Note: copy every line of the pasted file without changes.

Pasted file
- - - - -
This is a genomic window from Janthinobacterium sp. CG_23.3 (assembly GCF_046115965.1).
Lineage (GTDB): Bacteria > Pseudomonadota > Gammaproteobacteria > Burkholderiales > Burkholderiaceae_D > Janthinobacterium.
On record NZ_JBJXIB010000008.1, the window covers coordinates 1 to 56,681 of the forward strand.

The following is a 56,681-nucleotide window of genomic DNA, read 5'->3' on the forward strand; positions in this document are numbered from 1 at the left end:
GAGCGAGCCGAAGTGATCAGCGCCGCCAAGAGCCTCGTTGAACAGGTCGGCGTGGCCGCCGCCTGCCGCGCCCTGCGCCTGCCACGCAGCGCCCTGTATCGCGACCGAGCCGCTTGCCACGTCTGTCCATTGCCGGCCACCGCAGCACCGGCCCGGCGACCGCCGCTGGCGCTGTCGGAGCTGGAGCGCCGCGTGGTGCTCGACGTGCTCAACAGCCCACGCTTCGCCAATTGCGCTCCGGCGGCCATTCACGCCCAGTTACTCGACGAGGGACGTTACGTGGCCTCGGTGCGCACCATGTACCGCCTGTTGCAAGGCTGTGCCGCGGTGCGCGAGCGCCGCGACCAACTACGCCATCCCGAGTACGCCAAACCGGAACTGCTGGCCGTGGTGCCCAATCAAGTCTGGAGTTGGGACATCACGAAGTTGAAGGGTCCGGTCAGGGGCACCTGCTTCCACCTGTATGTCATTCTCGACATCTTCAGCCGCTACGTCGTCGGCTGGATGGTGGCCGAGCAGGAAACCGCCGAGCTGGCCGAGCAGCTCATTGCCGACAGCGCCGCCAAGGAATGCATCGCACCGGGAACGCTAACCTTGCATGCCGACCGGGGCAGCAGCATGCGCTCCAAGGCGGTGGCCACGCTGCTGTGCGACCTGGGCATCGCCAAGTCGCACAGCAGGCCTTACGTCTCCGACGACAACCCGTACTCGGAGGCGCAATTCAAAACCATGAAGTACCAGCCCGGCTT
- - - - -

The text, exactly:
This is a genomic window from Janthinobacterium sp. CG_23.3 (assembly GCF_046115965.1).
Lineage (GTDB): Bacteria > Pseudomonadota > Gammaproteobacteria > Burkholderiales > Burkholderiaceae_D > Janthinobacterium.
On record NZ_JBJXIB010000008.1, the window covers coordinates 1 to 56,681 of the forward strand.

The following is a 56,681-nucleotide window of genomic DNA, read 5'->3' on the forward strand; positions in this document are numbered from 1 at the left end:
GAGCGAGCCGAAGTGATCAGCGCCGCCAAGAGCCTCGTTGAACAGGTCGGCGTGGCCGCCGCCTGCCGCGCCCTGCGCCTGCCACGCAGCGCCCTGTATCGCGACCGAGCCGCTTGCCACGTCTGTCCATTGCCGGCCACCGCAGCACCGGCCCGGCGACCGCCGCTGGCGCTGTCGGAGCTGGAGCGCCGCGTGGTGCTCGACGTGCTCAACAGCCCACGCTTCGCCAATTGCGCTCCGGCGGCCATTCACGCCCAGTTACTCGACGAGGGACGTTACGTGGCCTCGGTGCGCACCATGTACCGCCTGTTGCAAGGCTGTGCCGCGGTGCGCGAGCGCCGCGACCAACTACGCCATCCCGAGTACGCCAAACCGGAACTGCTGGCCGTGGTGCCCAATCAAGTCTGGAGTTGGGACATCACGAAGTTGAAGGGTCCGGTCAGGGGCACCTGCTTCCACCTGTATGTCATTCTCGACATCTTCAGCCGCTACGTCGTCGGCTGGATGGTGGCCGAGCAGGAAACCGCCGAGCTGGCCGAGCAGCTCATTGCCGACAGCGCCGCCAAGGAATGCATCGCACCGGGAACGCTAACCTTGCATGCCGACCGGGGCAGCAGCATGCGCTCCAAGGCGGTGGCCACGCTGCTGTGCGACCTGGGCATCGCCAAGTCGCACAGCAGGCCTTACGTCTCCGACGACAACCCGTACTCGGAGGCGCAATTCAAAACCATGAAGTACCAGCCCGGCTT